Just like how actual farmers measure their crop yield based on the total amount of crop that is grown, similar DeFi advocates have used the somewhat similar terminology called yield farming to measure yield based on the amount of interest on top of assets such as Dai, USDC, and USDT on when putting to use in DeFi platforms.
2020 has been a good year for the DeFi sector before yield farming came onto the scene.
DeFi Pulse reveals that there are around $1.9 billion in crypto assets locked in DeFi right now.
Meanwhile, the ICO market started churning around $1 billion in July 2017 just a few months before token sales started getting talked on mainstream television.
Yield farming is where you invest cryptocurrencies temporarily on a dapp or a startup app with a higher return on investment.
So, How Did It All Start?
In June, Compound started distributing its COMP governance token to the protocol’s users.
The demand for the token surged into a new high based on its automatic distribution structure. That itself pushed Compound as a leading DeFi player.
Crypto enthusiast started putting more value over DeFi applications, based on the exciting prospects of Compound’s COMP governance token.
Users can vote on the future of decentralized protocols through governance tokens. They are literally the crypto liquidity providers.
Tokens In DeFi Yield Farming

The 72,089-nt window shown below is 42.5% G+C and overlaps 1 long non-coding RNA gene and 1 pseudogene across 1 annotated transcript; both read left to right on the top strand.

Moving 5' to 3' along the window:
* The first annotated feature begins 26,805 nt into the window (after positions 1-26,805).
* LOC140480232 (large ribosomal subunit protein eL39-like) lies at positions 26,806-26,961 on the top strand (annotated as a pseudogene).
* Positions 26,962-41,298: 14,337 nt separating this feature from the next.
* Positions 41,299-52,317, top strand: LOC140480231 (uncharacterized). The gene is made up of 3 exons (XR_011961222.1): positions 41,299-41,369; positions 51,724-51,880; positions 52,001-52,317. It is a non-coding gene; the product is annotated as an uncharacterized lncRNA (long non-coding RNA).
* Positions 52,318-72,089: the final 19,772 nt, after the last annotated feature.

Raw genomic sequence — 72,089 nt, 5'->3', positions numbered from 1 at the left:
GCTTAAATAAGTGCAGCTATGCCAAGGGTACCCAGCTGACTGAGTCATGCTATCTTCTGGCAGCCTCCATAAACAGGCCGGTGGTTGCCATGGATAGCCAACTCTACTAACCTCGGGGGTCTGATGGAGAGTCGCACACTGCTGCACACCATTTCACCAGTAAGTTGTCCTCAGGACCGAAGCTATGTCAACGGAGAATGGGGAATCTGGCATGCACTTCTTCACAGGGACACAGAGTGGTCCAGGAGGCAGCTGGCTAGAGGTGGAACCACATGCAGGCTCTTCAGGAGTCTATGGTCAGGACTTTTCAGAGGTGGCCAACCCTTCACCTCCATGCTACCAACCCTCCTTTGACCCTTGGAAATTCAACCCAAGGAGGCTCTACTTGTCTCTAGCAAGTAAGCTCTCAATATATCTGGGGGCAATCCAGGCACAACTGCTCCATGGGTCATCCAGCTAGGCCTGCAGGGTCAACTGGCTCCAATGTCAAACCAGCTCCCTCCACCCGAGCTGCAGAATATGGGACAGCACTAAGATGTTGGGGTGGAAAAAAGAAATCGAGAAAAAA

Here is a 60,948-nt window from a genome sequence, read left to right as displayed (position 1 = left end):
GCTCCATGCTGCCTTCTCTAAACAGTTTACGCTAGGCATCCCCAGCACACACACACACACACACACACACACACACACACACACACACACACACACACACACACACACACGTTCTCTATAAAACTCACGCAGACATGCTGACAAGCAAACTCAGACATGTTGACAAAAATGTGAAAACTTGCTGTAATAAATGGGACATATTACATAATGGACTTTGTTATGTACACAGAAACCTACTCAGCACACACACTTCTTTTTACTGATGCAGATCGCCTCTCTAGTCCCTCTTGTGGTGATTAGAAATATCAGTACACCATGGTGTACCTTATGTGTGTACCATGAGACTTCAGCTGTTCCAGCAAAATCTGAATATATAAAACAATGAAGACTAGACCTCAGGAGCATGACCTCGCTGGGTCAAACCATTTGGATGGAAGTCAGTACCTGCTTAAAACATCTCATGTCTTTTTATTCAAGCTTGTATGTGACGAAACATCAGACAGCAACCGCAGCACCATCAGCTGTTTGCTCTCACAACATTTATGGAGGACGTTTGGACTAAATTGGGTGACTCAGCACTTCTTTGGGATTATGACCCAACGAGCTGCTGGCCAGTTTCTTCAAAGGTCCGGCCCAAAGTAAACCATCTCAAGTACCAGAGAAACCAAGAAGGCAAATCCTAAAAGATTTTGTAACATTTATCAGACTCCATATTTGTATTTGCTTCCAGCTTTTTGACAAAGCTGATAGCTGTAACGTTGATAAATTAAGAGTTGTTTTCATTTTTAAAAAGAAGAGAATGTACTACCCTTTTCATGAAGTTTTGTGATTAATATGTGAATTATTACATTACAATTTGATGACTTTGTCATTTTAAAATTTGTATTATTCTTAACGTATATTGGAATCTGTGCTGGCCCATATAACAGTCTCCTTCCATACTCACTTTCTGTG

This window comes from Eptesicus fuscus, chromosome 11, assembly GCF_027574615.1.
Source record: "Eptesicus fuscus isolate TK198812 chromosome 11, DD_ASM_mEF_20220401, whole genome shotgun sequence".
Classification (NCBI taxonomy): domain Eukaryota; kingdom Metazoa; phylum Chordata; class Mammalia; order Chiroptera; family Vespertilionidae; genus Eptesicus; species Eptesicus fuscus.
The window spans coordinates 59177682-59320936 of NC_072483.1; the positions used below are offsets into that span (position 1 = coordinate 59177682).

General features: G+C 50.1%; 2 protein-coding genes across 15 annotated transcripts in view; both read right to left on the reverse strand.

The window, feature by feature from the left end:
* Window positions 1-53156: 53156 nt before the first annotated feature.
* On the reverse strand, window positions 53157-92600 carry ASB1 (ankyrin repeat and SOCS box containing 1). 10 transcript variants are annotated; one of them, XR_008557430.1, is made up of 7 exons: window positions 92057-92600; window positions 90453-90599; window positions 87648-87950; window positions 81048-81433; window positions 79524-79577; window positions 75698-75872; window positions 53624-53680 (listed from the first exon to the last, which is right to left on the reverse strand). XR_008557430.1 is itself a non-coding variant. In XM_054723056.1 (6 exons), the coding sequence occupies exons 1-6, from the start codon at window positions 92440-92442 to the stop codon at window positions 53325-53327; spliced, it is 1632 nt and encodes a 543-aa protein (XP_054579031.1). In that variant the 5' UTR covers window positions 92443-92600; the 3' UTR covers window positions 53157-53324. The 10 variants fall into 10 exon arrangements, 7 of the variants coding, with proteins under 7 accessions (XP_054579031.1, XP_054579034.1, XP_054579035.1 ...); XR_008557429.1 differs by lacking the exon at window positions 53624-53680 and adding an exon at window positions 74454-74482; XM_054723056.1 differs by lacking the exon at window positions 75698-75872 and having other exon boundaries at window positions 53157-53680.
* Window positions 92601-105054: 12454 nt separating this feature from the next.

Tokens are like those money used in video games, where players use it to buy gears or weapons. However, with blockchain, tokens are not just limited to only video games.
Tokens could be earned in one while use in others, usually represent either ownership in something. For example, like a piece of a Uniswap liquidity pool or access to some service.
Similar example can be mentioned regarding Brave browser ads which can be only bought using basic attention token (BAT).
Tokens proved to be an immense use case for Ethereum blockchain such as that of the “ERC-20 tokens,” referring to a software standard that allows the token creators to write rules for them.
Tokens can be used in a lot of ways, even as a form of money within a wide range of applications.
For example, the idea for Kik messaging app ICO ideated on creating a token where web users could spend with each other with tiny amounts that it would almost feel like they weren’t spending anything.
Whereas governance tokens are completely different things. They are not like those tokens used in a video game.
Governance tokens are more like certificates to serve in an ever-changing legislature as they give holders the right to vote on changes to a protocol.
For example, MakerDAO and holders of its governance token, MKR, vote almost every week on small changes to parameters that govern how much it costs to borrow and how much savers earn, and so on.
In the end, all crypto tokens are tradable and have a price. So, if tokens are worth the money, then you can bank with them or at least do things that look very much like banking.
Yield farming has recently exploded in the DeFi scene. Crypto enthusiasts are now flocking over to this recent DeFi innovation and surely going to attract a lot of more people in the years to come.
However, its not all fun and games. As Ethereum stalwart Eric Conner recently highlighted that yield farming does have liquidation risks and smart contract risks:
REMINDER: farming yield is not risk free (duh, it’s paying 100% APY). There is liquidation risk and smart contract risk. Always remember that and tread carefully. 👨🌾 — eric.eth (@econoar) June 20, 2020
However, one needs to know that Yield farming is new and isn’t going anywhere.
The fact that yield farming isn’t going anywhere makes it yet another interesting use cases for Ethereum when it comes to fostering things that users want.
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